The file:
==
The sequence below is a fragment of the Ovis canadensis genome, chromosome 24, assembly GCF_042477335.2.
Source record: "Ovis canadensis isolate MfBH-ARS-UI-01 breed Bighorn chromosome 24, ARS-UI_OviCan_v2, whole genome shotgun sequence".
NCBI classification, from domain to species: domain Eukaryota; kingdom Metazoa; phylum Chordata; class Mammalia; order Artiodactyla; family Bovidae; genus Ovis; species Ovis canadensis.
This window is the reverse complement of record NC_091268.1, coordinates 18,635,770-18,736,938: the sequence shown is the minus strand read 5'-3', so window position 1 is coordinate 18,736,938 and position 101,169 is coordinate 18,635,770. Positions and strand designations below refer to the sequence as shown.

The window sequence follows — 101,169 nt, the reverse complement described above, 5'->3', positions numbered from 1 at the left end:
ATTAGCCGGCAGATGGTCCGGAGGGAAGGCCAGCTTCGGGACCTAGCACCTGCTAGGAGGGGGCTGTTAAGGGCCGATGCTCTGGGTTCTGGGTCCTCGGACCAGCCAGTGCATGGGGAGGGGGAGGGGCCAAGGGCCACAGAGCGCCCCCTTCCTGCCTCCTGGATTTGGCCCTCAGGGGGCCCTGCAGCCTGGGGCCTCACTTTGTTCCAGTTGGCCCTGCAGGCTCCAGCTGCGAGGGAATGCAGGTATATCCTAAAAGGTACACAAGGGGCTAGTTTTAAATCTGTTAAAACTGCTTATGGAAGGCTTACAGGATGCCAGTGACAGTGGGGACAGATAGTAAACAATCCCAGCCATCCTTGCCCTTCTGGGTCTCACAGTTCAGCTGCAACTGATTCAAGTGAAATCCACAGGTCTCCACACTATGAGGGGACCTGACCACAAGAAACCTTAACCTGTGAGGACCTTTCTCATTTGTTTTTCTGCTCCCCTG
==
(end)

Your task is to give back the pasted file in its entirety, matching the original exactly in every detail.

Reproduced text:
The sequence below is a fragment of the Ovis canadensis genome, chromosome 24, assembly GCF_042477335.2.
Source record: "Ovis canadensis isolate MfBH-ARS-UI-01 breed Bighorn chromosome 24, ARS-UI_OviCan_v2, whole genome shotgun sequence".
NCBI classification, from domain to species: domain Eukaryota; kingdom Metazoa; phylum Chordata; class Mammalia; order Artiodactyla; family Bovidae; genus Ovis; species Ovis canadensis.
This window is the reverse complement of record NC_091268.1, coordinates 18,635,770-18,736,938: the sequence shown is the minus strand read 5'-3', so window position 1 is coordinate 18,736,938 and position 101,169 is coordinate 18,635,770. Positions and strand designations below refer to the sequence as shown.

The window sequence follows — 101,169 nt, the reverse complement described above, 5'->3', positions numbered from 1 at the left end:
ATTAGCCGGCAGATGGTCCGGAGGGAAGGCCAGCTTCGGGACCTAGCACCTGCTAGGAGGGGGCTGTTAAGGGCCGATGCTCTGGGTTCTGGGTCCTCGGACCAGCCAGTGCATGGGGAGGGGGAGGGGCCAAGGGCCACAGAGCGCCCCCTTCCTGCCTCCTGGATTTGGCCCTCAGGGGGCCCTGCAGCCTGGGGCCTCACTTTGTTCCAGTTGGCCCTGCAGGCTCCAGCTGCGAGGGAATGCAGGTATATCCTAAAAGGTACACAAGGGGCTAGTTTTAAATCTGTTAAAACTGCTTATGGAAGGCTTACAGGATGCCAGTGACAGTGGGGACAGATAGTAAACAATCCCAGCCATCCTTGCCCTTCTGGGTCTCACAGTTCAGCTGCAACTGATTCAAGTGAAATCCACAGGTCTCCACACTATGAGGGGACCTGACCACAAGAAACCTTAACCTGTGAGGACCTTTCTCATTTGTTTTTCTGCTCCCCTG